INDIGENOUS leader Pat Dodson has entered the push for constitutional recognition of Aboriginal identity and culture, arguing for a new “Australian Dialogue” and declaring that with the Stolen Generations apology the nation has moved into a “post-reconciliation” period.
In a major speech at Notre Dame University in Broome, Mr Dodson said the nation would be enhanced “by the full and proper recognition and protection of its indigenous cultures” and argued for a “courageous” dialogue on constitutional recognition beyond changes to the preamble.
In the speech that paves the way for a powerful alliance between the nation’s most influential Aboriginal leaders, Mr Dodson, Galarrwuy Yunupingu and Noel Pearson, which has been strained in recent years, Mr Dodson called for an end to what he called a “futile battle of ideologies” over the direction of Aboriginal policy.
“We can bicker for another century as to whether Nugget Coombs was right or Sir Paul Hasluck really had the solutions to the health and wellbeing of indigenous people,” Mr Dodson said in the Nulungu Lecture at Notre Dame on Thursday.
“But this futile battle of ideologies will not improve the life of one single Aboriginal child, will not lower the percentages of Aboriginal people residing in our nation’s jails and quite frankly will not assist Twiggy Forrest find 50,000 jobs.”
Mr Dodson said there needed to be “a new platform of principles crafted for challenges beyond the traditional discourse based upon our mutual prejudices”.
But he warned that “the constant mantra of assimilation” had the potential to lead Aboriginal people to become “a mutant white man” while Australia presided over “the extinction of the oldest living culture on earth”.
Mr Dodson said the federal Government’s apology to the Stolen Generations in February had drawn “a line in the sand” and he believed the nation had moved into a “post-reconciliation period”.
But parliament, he said, should now look at compensating the Stolen Generations “for what it has acknowledged responsibility for – the attempt to destroy us as a race of people by taking away our children”.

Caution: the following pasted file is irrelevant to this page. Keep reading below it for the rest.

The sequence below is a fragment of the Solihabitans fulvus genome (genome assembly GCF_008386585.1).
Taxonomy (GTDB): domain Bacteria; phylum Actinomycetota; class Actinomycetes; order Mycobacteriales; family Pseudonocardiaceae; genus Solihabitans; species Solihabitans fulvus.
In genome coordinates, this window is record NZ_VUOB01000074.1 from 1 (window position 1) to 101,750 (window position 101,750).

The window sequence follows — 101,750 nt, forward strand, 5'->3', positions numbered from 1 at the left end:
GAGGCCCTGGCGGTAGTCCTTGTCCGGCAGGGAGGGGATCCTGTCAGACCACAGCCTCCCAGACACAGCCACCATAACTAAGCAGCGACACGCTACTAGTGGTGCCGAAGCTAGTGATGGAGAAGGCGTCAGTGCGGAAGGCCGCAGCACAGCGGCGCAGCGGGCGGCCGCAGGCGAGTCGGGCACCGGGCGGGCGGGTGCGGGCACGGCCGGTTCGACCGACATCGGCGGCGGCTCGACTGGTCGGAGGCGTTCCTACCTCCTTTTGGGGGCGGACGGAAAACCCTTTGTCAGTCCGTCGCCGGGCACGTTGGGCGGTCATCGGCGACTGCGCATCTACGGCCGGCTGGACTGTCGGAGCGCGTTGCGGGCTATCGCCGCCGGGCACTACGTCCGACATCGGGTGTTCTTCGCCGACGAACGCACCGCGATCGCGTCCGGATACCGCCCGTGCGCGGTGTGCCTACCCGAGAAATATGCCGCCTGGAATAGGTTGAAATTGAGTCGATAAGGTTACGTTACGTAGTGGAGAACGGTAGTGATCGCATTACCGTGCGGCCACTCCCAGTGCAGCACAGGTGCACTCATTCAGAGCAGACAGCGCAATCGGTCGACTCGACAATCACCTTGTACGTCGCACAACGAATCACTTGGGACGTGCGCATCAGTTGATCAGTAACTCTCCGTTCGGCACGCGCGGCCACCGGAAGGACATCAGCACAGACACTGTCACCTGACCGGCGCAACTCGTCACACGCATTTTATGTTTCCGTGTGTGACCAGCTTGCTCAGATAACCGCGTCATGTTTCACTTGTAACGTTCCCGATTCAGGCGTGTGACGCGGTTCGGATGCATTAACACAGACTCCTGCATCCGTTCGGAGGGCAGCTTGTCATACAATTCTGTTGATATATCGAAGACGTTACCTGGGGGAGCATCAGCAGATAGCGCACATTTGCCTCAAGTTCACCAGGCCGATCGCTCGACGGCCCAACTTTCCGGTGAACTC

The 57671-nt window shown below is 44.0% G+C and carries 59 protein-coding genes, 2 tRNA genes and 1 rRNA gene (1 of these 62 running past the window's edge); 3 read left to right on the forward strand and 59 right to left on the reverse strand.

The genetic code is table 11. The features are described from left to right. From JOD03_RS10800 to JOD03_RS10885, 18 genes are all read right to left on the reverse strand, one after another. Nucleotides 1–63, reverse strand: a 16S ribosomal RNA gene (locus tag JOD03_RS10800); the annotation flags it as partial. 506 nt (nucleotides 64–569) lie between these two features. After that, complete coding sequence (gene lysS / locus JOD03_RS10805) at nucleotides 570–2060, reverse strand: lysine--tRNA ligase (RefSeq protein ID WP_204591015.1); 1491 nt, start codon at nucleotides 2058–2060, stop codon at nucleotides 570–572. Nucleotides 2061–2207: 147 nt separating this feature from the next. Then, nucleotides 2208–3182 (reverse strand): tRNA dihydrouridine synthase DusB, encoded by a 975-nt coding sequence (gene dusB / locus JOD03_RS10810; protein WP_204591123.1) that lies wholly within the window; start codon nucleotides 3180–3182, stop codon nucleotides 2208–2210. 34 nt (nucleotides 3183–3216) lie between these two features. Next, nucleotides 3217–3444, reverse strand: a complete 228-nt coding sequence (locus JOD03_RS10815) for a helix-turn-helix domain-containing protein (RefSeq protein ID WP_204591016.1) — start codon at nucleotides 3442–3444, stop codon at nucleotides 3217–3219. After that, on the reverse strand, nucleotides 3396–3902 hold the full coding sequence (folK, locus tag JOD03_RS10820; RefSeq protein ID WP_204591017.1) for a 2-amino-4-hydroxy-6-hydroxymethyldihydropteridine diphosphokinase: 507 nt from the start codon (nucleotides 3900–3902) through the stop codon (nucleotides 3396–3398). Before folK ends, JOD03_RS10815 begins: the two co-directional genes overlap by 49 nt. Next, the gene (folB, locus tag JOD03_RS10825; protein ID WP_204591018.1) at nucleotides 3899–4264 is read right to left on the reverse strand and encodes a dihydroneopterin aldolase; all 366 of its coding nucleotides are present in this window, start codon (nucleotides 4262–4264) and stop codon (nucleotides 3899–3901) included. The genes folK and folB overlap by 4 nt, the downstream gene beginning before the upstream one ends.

He also backed an indigenous bill of rights, and said Australia’s failure to ratify the UN Declaration on Indigenous Rights had left Australia as a “pariah on the world stage”.
He said customary law should be an admissible legal defence, although he told The Weekend Australian last night this did not mean customary law should be an absolute defence. He said the rights and responsibilities of indigenous people should be enshrined in laws to prevent governments overriding statutes such as the Racial Discrimination Act.
Urging a “courageous” re-writing of the constitution, he said: “The nation will be enhanced by the constitutional recognition it accords indigenous peoples because governments need to be made accountable in their dealings with Aboriginal peoples.
“They need to justly and constructively engage via negotiation on the alleviation of the disastrous health, education and social ills bedevilling indigenous Australians and embark courageously in dialogue on constitutional recognition beyond a preamble.”
While relations between the nation’s most senior Aboriginal leaders have been strained over the Northern Territory intervention and horrific levels of child abuse, Mr Dodson said the debate over social welfare reform and crisis intervention, rights and responsibilities, was a false dichotomy.
“Both matters have to be dealt with and both should involve the free choices of the Aboriginal peoples,” he said. “Anything less is simply a further contribution to the ongoing destruction of what is left of our uniqueness as indigenous people and our capacity to determine our own futures as equal citizens in an Australian democracy.”
He said indigenous people needed to be able “to fully participate in the economic life of the nation while being assured that they have not had to surrender their identity and cultural ways in the process”.
Mr Dodson said the conquest of Aboriginal people in the pursuit of “gospel, glory and God” had been disastrous not only for indigenous people, but also mainstream Australian society, “because it was trapped in its own sense of superiority and angst for assimilation”.
Mr Dodson and Mr Pearson attempted to bring together what Mr Pearson called “a radical new centre” in Aboriginal politics at a meeting at Port Douglas in Queensland in 2004, when the Howard government was ascendant. Since that time, there has been a disengagement between the two indigenous leaders, but never a personal breach.
Mr Dodson’s relationship with former ALP leader Warren Mundine, on the other hand, is marked by hostility. Mr Mundine last night condemned Mr Dodson’s support for customary law as a criminal defence, saying it opened the way for a defence against the abuse of children.